Nico Hulkenberg Biography
Nico Hulkenbrg returns to the 2023 Formula 1 grid with the Haas F1 Team for what will be his first full season in the sport since 2019.
One of the more ubiquitous drivers on the F1 grid, even with the three-season hiatus from the sport, Hulkenberg starts the season as one of the most experienced too, having made his debut way back in 2010.
Spotted from a young age by Willi Weber - who scouted and went on to manage Michael Schumacher - Hulkenberg announced himself to the motorsport world in an unconventional way with a dominant showing in the short lived A1GP World Cup of Motorsport series. Still only 19-years old, Hulkenberg nonetheless trounced more esteemed rivals with nine victories to earn Team Germany the 2016/17 title.
From here, Hulkenberg stepped into the F3 Euroseries for 2017, finishing third in his rookie season with ASM/ART before wrapping up a title victory the following season.
Promoted to the GP2 Series for 2019, Hulkenberg surged to the title with ART Grand Prix to earn himself a prized Williams F1 seat.
In addition to his F1 exploits, Hulkenberg made headlines in 2015 by joining Porsche to drive a third 919 Hybrid LMP1 entry in the Le Mans 24 Hours. An unusual occurrence for drivers to enter the iconic race in the same year as competing in F1, Hulkenberg went on to take a sensational win alongside Nick Tandy and Earl Bamber.
Nico Hulkenberg Formula 1 Stats
|F1 Entries||189 (186 starts)|
|Pole Positions||1 (2010 Brazilian Grand Prix)|
|Total Career Points||527|
|Best Finish||4th (achieved three times)|
Nico Hulkenberg, Aston Martin AMR22
Photo by: Mark Sutton / Motorsport Images
2022 - Aston Martin Aramco Cognizant F1 Team
22nd – 0 points [two races]
Returning to the grid for more replacement drives, Hulkenberg took part in the first two races of the 2022 season in place of Sebastian Vettel, who was waylaid with COVID. He came home in 17th and 12th in Bahrain and Saudi Arabia respectively, as Aston Martin struggled with the new era cars.
Nico Hulkenberg, Racing Point RP20, Lance Stroll, Racing Point RP20
Photo by: Steven Tee / Motorsport Images
2020 - BWT Racing Point F1 Team
15th – 10 points [two races]
The obscure 2020 season provided the out-of-contract Nico Hulkenberg three opportunities to get back behind the wheel of an F1 car – two at Silverstone for both the British Grand Prix and, one week later, the 70th Anniversary Grand Prix subbing for a COVID-stricken Sergio Perez, the other at the Eifel Grand Prix in place of the similarly COVID-affected Lance Stroll.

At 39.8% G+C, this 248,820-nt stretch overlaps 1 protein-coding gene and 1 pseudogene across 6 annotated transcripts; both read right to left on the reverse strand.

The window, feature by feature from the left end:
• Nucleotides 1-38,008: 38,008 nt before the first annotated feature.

While he’d be unable to start the first event due to a power unit issue, Hulkenberg qualified a shock third and finish a respectable seventh for the 70th Anniversary Grand Prix, while he qualified last and worked his way up to eight in the final event.
Nico Hulkenberg, Renault F1 Team R.S.19
Photo by: Erik Junius
2019 - Renault Sport F1 Team
14th - 37 points
Remaining on board for a third - and final - season with Renault, Hulkenberg faced his sternest challenge yet with the high-profile arrival of Daniel Ricciardo as team-mate.
It proved a tough test for the German to be measured against, particularly as the Renault R.S.19 - though competitive - had been pegged back into the busy mid-field by rivals.
A tough first-half of the year saw Hulkenberg fail to score in five of the opening six races, contributing to a lowly 14th in the overall standings by the summer break. It preceded the confirmation from Renault that Hulkenberg would be replaced by Esteban Ocon for the 2020 F1 season.
Despite the set-back, Hulkenberg bounced back during the second-half of the season with stronger results, including a fifth place at Monza.
However, Hulkenberg failed to secure a new seat for the 2020 F1 season, instead returning to Force India - now known as Racing Point - to fill its test and reserve driver role.
He’d go on to make four starts over the next three seasons - two with Racing Point in 2020 and two under its rebranded Aston Martin guise in 2022 - owing to illness or injury for the race drivers. Despite his lack of mileage, Hulkenberg scored in both races he started in 2020 at Silverstone and the Nurburgring.
Nico Hulkenberg, Renault Sport F1 Team R.S.18
Photo by: Sutton Images
2018 - Renault Sport F1 Team
7th - 69 points
Another step in performance from Renault saw Hulkenberg consolidate his regular point-scoring status, starting the 2018 F1 season well with two top six finishes in the opening three races.
The results set the tone for his campaign with four more top six results - including his strongest result in Renault colours with a fifth place at Hockenheim - spurring him on to a career-best seventh in the overall standings.
Nico Hulkenberg, Renault Sport F1 Team R.S.17
Photo by: Motorsport Images
2017 - Renault Sport F1 Team
10th - 43 points
Hulkenberg landed his first factory F1 deal with his move to the Renault Sport F1 Team for the 2017 season.
Charged with hauling the French firm further up the grid following a difficult return to the sport in a works capacity the previous season, the German driver made the most of the more competitive R.S.17 package to mix in the midfield.
Points in three of the opening five races - including a sixth place in Spain - helped Renault exceed its entire 2016 F1 points total rapidly.